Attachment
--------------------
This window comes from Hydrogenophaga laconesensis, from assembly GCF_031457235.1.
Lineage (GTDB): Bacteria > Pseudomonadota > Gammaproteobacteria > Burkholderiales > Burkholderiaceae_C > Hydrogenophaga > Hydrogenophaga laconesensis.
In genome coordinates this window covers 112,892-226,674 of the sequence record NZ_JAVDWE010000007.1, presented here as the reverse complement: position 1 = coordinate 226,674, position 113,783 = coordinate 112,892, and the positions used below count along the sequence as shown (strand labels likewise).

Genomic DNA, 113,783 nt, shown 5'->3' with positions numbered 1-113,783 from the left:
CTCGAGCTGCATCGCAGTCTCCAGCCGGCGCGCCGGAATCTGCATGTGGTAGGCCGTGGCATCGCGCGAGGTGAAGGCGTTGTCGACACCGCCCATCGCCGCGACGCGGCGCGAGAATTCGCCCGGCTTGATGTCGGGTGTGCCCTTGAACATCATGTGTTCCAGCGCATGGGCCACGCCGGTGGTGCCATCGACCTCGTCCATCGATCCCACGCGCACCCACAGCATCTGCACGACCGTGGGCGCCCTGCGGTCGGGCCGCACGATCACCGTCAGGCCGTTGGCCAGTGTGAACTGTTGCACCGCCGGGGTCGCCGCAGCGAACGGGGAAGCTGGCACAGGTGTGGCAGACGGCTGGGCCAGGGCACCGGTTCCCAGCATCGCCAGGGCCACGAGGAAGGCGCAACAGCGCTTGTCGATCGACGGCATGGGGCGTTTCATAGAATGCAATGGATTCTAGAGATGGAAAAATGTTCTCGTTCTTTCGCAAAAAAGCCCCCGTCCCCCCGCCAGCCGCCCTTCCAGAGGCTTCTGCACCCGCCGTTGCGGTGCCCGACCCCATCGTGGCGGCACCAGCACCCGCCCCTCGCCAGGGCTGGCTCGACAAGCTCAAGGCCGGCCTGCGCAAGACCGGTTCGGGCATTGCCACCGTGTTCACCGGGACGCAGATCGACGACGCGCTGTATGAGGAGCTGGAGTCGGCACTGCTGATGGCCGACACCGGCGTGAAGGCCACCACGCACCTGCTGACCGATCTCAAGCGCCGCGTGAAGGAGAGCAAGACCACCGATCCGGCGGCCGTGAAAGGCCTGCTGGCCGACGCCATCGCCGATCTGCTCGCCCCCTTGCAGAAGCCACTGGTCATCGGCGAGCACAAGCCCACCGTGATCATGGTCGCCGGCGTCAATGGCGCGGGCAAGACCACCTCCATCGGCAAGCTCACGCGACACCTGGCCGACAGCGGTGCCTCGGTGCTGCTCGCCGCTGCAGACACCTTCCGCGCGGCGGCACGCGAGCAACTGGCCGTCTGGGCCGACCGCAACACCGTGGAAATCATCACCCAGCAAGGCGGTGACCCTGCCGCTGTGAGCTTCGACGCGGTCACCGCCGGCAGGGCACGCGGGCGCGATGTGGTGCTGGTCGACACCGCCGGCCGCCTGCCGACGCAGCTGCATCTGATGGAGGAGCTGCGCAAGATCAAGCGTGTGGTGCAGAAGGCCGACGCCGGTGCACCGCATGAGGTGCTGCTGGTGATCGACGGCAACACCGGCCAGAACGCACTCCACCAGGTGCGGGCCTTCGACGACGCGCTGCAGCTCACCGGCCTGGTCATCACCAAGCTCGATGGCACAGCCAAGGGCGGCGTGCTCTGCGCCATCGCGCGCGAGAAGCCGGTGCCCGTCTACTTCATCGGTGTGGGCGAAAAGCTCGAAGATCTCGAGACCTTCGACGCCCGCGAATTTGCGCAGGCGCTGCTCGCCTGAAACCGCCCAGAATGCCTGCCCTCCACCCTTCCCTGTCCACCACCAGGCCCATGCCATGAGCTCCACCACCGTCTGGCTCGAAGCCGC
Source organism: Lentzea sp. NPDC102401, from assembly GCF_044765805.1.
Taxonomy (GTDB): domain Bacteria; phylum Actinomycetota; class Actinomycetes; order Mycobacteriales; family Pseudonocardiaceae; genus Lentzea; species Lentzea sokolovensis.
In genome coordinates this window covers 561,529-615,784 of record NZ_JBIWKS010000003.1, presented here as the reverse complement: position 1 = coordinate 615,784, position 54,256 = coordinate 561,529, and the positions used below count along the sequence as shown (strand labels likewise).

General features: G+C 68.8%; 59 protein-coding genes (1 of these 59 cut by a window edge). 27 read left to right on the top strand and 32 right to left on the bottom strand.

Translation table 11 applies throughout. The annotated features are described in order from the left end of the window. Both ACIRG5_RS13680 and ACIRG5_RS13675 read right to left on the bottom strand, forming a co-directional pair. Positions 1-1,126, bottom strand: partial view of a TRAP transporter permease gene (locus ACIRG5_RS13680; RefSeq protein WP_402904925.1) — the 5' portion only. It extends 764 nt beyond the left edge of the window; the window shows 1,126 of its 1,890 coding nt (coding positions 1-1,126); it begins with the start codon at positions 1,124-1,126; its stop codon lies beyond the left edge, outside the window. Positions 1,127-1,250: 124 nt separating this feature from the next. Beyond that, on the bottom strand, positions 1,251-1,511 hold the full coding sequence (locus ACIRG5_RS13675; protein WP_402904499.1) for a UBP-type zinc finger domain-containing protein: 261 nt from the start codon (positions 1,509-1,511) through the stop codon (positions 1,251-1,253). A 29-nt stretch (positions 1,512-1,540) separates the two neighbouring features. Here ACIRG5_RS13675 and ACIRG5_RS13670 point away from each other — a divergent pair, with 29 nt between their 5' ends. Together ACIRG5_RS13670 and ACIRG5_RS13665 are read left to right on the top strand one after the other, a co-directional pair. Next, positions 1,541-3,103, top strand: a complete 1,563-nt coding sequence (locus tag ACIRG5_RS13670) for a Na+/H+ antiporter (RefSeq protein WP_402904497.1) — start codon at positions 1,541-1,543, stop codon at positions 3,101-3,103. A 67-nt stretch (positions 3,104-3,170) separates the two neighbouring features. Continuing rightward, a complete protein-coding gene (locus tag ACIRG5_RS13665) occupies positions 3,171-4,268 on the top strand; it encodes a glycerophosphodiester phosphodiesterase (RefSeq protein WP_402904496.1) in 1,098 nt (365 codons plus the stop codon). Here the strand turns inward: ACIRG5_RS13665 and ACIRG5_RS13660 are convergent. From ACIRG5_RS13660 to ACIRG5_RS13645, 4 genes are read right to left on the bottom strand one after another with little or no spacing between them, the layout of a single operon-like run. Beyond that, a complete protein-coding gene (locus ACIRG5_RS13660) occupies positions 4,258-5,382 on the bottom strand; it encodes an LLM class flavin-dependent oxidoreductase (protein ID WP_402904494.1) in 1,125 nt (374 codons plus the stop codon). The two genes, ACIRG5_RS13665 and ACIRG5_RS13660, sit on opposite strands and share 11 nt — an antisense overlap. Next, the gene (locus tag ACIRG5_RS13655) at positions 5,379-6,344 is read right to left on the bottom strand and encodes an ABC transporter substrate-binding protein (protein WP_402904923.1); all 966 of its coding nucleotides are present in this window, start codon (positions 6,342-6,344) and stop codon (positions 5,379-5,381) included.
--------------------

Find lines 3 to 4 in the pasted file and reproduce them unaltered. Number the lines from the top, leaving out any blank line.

In genome coordinates this window covers 112,892-226,674 of the sequence record NZ_JAVDWE010000007.1, presented here as the reverse complement: position 1 = coordinate 226,674, position 113,783 = coordinate 112,892, and the positions used below count along the sequence as shown (strand labels likewise).

Genomic DNA, 113,783 nt, shown 5'->3' with positions numbered 1-113,783 from the left: